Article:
Published Online: February 26, 1997


Special Session in La. Is Canceled; Education Issues Slated for March

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Gov. Mike Foster of Louisiana has scuttled a planned special legislative session on education because of a Medicaid funding crisis.

But an aide to the governor said the same education issues that would have been addressed in a three-week special session beginning Feb. 23 will now be taken up in the regular legislative session, which opens March 31.

Louann Bierlein, Mr. Foster's education adviser, said last week that the reshuffling will work out well. The new schedule actually gives the administration more time to spread information and build support for its education proposals, she said. And some of the state's part-time legislators had grumbled about the length of time a special session would keep them away from their regular jobs.

The Republican governor had wanted to focus the special session on education so that the topic did not get lost among the flood of bills expected in the first legislative session in two years to deal with topics beyond financial matters.

Reaping Tax Surplus

Although Mr. Foster's proposed state budget is not due to be released until next week, he has already made public some of his new spending ideas for K-12 education.

Several of the proposals would be paid for with higher-than-expected revenues generated by robust collections of state sales and income taxes. The money would go for one-time K-12 expenditures totaling about $103 million, including $75 million for computer technology and scientific equipment and $10 million for a fund to reward high-achieving schools. Details of the school rewards are yet to be worked out, but could include teacher bonuses, said Deelayn Cothern, a state budget analyst.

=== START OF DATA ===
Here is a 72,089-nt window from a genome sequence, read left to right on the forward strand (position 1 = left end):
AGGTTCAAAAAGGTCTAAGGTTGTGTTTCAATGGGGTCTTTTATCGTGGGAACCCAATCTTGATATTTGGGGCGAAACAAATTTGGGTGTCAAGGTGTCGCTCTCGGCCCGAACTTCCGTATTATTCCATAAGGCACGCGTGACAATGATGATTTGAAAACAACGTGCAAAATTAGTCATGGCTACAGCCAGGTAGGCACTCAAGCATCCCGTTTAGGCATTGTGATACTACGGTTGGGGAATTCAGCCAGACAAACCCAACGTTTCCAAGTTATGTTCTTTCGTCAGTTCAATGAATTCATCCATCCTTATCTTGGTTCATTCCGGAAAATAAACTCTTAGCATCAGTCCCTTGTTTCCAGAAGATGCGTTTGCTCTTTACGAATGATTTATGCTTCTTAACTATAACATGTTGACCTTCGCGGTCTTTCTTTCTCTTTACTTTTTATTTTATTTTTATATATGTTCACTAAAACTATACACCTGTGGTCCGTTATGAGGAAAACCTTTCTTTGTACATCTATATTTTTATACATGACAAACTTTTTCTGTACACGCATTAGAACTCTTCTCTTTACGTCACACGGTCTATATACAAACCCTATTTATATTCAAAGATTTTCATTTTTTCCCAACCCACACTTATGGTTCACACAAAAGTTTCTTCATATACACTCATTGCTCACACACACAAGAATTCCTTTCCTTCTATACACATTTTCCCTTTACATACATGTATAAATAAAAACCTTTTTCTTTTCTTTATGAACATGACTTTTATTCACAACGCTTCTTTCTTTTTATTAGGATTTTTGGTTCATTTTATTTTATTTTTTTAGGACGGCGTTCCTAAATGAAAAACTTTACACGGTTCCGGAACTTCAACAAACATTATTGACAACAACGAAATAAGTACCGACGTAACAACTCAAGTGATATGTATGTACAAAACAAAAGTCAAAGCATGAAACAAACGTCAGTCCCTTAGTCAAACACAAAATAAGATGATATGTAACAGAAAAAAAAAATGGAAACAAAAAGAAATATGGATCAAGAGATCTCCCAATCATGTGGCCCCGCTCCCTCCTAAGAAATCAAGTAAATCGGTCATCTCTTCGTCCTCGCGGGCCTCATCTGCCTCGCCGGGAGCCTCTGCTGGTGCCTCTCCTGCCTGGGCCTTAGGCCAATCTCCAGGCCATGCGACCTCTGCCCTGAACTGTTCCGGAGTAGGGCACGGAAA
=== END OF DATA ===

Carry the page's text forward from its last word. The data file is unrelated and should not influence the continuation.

Mr. Foster's plans also include $5 million for interest-free start-up loans for groups that want to open charter schools--a favorite venture of the governor's.

In addition, the governor will seek $65 million for boosting teacher salaries by asking the legislature not to lower the state sales tax. Effective July 1, the sales tax is to go from 4 percent to 3 percent for some items, including food and utilities.

Because of a constitutional prohibition, the tax matter can only be taken up in a special session, which Mr. Foster plans to call at the end of June.

The special session on education was canceled after the governor learned that the state was facing a possible crisis around Medicaid.

State officials have known that they were going to have to increase Louisiana's share of spending for Medicaid, which provides medical care to poor people and is financed jointly by states and the federal government. Washington has been allowing Louisiana to phase in the increase in its contribution, Ms. Bierlein said, but state officials were warned this month that federal funds aiding that effort are in jeopardy this year.

The governor's plan calls for increasing the state's Medicaid contribution from a fiscal 1997 level of $600 million to $950 million for fiscal 1998. Of that increase, most would come from growth in state revenue, but $35 million is to come from the revived sales tax or "penny renewal."

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